Cambodians are great at fixing stuff, and within seconds the ambulance driver arrived with his great long stick and managed to create enough clearance for the flagpole to be raised – hurrah!
So that was it. Or so I foolishly thought, but actually that was just the start.
A pigs head had been cut off, such was the happiness of this day, so we all had to set about eating it. Sensing my nausia, the kind director ordered for some eggs to be brought for the poor queezy white man – phew! I cracked them open, wishing only for some mayo and a sprinking of paprika to make my day.
Horror! These were the ‘wrong kind of eggs’ – the poor cook had assumed that as this was a special occasion I would require special eggs – the ones with a half-grown chicken foetus inside. I know I should not have shown my disgust, but well – it was bloody revolting! Luckily the chap next to me was only too pleased to help out.
I couldn't avoid the drinking though - Bayon beer flowed, and as the honoured foreigner I was even given a cup, which was regularly chinked, as far as you can chink a plastic cup (at which point you have to chink everyone else and then drink). The cupless locals made cunning adaptations to their cans to allow ice to be inserted.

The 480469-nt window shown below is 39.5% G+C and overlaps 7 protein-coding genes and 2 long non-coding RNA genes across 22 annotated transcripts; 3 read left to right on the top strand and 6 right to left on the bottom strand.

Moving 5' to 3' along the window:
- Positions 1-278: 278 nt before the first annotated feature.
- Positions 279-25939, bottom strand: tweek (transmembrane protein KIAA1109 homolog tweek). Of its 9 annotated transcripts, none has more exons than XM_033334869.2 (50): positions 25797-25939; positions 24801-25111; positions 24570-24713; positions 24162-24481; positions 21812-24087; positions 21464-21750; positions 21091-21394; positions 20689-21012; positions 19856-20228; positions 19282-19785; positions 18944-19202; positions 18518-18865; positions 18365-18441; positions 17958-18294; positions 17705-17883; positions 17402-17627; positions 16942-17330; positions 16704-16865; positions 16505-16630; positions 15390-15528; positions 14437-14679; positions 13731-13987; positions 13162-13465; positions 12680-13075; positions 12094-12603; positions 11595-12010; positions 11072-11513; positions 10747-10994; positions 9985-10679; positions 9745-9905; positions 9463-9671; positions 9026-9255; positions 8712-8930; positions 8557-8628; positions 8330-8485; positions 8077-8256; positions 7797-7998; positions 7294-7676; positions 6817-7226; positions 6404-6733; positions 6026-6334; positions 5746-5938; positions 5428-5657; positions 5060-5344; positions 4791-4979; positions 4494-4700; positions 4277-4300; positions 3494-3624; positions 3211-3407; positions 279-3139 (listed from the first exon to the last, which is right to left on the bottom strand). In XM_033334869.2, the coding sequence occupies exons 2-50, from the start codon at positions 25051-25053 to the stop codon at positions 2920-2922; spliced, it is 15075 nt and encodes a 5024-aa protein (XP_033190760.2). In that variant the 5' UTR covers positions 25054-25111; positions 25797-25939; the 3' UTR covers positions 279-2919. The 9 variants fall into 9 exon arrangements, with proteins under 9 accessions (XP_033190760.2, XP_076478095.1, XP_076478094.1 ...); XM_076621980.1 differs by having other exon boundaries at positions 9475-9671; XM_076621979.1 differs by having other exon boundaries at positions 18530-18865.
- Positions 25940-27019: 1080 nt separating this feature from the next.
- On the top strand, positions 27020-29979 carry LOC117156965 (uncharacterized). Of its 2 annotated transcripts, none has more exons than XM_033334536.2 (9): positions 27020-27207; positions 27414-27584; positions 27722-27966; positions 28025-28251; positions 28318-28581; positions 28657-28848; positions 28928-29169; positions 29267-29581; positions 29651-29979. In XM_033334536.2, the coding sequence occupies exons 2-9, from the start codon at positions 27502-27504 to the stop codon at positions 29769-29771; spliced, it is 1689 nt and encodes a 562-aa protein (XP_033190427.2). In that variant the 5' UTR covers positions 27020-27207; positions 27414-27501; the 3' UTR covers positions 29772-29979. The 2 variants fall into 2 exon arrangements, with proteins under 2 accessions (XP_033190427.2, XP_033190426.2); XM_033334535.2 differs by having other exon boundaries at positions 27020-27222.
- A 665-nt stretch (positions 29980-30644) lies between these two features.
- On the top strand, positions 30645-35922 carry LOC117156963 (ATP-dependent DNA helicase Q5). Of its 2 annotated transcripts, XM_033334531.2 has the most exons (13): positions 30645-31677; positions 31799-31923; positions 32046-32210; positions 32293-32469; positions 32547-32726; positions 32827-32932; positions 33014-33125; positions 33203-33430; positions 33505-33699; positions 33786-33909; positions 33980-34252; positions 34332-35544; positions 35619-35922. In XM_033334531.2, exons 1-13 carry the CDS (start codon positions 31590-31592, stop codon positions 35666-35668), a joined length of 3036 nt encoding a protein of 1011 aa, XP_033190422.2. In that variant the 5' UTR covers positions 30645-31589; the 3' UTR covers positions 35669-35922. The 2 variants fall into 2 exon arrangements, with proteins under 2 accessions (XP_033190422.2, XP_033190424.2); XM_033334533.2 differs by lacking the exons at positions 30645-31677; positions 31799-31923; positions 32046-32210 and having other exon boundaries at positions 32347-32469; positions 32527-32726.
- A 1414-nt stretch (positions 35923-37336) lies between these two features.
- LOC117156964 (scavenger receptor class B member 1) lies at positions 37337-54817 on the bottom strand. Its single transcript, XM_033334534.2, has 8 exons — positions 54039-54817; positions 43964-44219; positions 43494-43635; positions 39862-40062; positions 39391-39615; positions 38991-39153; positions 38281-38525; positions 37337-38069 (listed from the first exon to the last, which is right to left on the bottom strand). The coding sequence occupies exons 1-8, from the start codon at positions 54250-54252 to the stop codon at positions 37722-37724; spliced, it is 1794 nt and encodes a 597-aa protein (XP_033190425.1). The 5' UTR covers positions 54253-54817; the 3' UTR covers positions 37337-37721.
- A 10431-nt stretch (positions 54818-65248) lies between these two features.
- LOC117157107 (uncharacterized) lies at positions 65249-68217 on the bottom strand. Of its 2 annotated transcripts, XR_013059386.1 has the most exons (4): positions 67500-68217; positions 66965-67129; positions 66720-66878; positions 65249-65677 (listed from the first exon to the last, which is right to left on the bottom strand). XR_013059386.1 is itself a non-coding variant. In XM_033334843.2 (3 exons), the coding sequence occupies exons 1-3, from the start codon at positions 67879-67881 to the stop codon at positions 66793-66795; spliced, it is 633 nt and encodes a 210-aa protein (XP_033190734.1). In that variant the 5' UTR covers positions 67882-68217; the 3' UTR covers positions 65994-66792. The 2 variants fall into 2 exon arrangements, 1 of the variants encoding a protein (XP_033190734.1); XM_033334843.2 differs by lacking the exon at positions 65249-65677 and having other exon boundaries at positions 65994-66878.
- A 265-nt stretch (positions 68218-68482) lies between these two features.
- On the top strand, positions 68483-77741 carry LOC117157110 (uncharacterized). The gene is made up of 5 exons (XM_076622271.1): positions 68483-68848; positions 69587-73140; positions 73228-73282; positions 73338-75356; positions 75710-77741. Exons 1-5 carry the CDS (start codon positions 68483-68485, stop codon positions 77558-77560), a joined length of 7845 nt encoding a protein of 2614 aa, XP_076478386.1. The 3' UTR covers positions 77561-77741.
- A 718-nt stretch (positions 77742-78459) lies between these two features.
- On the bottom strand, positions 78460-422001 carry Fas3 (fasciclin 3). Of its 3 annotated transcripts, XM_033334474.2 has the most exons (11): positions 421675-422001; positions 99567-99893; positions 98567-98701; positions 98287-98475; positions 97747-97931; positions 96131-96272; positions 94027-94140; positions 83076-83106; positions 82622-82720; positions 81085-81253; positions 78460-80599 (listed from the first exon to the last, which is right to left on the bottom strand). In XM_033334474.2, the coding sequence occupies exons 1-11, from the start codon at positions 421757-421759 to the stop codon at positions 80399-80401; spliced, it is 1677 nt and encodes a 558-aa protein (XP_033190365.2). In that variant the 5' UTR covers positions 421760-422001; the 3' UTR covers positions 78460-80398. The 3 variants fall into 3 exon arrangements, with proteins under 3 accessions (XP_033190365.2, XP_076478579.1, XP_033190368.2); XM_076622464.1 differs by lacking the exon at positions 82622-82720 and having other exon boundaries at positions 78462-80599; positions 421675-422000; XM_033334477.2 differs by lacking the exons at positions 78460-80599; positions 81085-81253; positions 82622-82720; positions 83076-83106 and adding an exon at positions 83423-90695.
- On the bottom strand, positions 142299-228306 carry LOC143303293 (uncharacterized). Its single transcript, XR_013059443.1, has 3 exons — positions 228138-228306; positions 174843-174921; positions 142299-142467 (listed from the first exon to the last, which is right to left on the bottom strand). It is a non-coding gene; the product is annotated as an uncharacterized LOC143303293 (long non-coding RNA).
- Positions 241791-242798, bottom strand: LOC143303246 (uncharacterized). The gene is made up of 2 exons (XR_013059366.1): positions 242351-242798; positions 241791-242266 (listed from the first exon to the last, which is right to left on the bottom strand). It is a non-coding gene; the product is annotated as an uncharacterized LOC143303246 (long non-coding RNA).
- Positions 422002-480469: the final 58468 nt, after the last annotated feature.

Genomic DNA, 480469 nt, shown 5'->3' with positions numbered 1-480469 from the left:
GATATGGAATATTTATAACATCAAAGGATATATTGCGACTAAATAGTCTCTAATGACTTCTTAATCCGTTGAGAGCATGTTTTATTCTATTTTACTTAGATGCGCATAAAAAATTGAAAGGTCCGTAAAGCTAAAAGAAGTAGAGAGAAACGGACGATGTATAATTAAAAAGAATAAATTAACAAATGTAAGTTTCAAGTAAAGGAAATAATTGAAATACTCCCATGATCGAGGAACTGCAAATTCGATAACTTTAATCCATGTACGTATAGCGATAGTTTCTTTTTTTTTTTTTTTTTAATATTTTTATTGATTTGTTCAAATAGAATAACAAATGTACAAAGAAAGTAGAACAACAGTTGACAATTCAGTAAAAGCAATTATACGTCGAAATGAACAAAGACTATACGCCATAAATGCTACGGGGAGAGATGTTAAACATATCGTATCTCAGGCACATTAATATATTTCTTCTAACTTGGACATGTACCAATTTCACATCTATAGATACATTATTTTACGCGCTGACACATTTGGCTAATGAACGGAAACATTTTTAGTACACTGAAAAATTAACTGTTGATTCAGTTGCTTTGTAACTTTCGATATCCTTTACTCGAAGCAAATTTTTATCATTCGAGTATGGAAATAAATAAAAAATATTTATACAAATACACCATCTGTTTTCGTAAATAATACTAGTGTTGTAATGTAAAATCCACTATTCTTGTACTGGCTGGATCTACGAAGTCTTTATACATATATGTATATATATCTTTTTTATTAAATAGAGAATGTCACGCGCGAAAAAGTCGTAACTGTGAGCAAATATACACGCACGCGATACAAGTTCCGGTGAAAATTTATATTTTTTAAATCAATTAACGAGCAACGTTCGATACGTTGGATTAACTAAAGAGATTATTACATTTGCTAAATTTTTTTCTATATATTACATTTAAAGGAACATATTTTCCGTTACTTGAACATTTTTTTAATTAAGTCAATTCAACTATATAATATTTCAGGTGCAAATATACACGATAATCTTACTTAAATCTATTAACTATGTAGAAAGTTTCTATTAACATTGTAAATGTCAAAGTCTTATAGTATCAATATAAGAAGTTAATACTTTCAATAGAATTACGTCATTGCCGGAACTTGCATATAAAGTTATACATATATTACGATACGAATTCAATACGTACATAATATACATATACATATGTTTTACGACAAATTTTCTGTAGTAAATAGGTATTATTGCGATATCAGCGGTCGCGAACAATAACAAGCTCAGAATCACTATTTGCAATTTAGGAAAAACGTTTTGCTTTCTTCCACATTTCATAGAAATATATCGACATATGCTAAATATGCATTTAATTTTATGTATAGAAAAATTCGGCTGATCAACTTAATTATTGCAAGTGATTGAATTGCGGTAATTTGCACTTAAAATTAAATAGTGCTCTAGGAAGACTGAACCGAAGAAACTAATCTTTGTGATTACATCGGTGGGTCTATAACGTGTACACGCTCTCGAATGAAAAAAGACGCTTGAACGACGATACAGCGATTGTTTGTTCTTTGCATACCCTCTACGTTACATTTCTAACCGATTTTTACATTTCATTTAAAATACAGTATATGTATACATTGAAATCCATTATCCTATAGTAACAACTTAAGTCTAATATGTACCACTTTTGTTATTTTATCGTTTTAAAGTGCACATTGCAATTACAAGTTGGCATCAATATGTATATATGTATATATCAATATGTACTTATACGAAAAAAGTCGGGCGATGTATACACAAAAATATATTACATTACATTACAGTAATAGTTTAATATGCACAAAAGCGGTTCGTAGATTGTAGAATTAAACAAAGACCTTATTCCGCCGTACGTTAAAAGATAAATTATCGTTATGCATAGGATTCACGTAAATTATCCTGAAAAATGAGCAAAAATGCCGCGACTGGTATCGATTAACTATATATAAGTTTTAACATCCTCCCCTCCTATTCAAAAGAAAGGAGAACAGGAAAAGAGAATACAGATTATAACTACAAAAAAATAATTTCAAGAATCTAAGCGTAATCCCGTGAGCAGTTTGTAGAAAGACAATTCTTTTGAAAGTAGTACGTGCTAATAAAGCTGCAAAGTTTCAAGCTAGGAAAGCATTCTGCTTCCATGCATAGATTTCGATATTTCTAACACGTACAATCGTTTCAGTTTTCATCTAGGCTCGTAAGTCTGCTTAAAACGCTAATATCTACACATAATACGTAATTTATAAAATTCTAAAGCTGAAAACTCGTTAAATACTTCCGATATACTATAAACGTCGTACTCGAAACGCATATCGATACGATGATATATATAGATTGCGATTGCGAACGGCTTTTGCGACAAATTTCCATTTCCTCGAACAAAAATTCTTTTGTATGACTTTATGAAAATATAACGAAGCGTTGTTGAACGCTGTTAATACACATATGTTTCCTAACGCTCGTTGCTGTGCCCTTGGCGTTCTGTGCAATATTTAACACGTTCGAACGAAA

A top tip: always keep your glass completely full with cubes – this keeps beer cold, increases the ratio of water to cheap lager that you actually have to drink, and most importantly deters kind-intentioned friends from topping you up with ice (using their unwashed hands). So maybe I am getting to grips with the culture a little after all.
By noon the party was going strong, and despite attempts at evasion I was getting heady, so made a break for home. I figured I could have lunch, a quick nap, and at least get some work done in the afternoon. Another miscalculation – it was only then when the party really got started, with the addition of Khmer music DVDs on full blast, and the presence of the electrician from the next village – clearly a reason to party even harder (and the one time when there was no power cut).
So the patients moaned quietly, we sang loudly, and a pretty new flag fluttered proudly over the hospital. Cheers!